The airline industry has been in the news recently for all the wrong reasons. As if the recession hadn’t been enough, suddenly BA was suffering major industrial action, and then the entire UK airline industry came to a halt in spectacular fashion with the eruption of Icelandic volcano Eyjafjallajoekull.
Now the extent of the damage caused by the BA strike and the volcanic ash shutdown has been revealed by BAA. The company owns six airports in the UK: Heathrow, Glasgow, Stansted, Edinburgh, Southampton and Aberdeen. It has just announced that in May 2010 the amount of customers to use its airports was just 8.6 million in total – a drop of 4.5% compared to May 2009.
BAA confirmed that, as a result of the volcanic ash and the BA strike, it lost a massive 445,000 passengers – not the best news when you are trying to recover from a recession.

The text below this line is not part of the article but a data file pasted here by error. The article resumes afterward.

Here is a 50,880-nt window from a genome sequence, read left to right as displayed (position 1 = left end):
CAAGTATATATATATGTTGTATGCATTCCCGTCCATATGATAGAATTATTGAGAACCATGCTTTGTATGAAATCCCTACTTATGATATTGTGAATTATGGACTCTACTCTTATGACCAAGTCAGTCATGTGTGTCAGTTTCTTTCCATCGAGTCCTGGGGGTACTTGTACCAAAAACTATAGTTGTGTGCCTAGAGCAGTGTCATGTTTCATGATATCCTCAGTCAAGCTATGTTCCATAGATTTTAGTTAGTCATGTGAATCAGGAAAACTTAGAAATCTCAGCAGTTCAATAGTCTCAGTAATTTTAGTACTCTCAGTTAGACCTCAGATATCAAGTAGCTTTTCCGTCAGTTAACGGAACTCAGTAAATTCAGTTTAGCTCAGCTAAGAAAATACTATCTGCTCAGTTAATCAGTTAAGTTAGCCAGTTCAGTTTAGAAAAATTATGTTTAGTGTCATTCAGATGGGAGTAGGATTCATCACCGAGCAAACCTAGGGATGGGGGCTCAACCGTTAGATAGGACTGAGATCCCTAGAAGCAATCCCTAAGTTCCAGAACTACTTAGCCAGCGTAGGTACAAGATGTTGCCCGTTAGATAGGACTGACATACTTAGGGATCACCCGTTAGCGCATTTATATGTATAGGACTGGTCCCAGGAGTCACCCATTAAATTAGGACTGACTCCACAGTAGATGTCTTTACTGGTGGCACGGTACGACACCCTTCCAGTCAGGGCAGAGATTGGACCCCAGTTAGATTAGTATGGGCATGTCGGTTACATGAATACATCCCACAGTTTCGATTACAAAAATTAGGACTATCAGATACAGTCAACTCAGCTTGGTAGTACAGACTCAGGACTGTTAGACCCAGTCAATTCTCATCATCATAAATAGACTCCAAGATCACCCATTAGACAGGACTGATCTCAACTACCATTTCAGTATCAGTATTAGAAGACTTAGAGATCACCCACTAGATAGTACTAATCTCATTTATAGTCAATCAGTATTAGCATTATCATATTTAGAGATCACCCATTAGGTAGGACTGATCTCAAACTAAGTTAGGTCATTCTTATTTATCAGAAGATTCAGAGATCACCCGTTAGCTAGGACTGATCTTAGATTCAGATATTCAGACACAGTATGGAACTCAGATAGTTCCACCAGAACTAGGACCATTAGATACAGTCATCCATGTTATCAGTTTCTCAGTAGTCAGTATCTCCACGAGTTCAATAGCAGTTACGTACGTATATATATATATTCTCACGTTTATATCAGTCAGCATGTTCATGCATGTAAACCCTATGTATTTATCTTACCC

In terms of individual airports, Heathrow saw 5.3 million passengers pass through during the month, a fall of 3.1%; Glasgow saw 560,000 passengers (down 13.7%); and Edinburgh saw 726,000 (down 11.6%).
The biggest overall fall came in domestic flights, with a drop of 16.5% recorded for the month. However, an increase of over 5% was reported for charter flights to Europe and North Africa, which was some good news at least.
Without the volcanic ash and the strike, BAA predicted that it would have seen a 2.8% increase in passenger numbers at Heathrow, and a 0.4% increase over the whole group.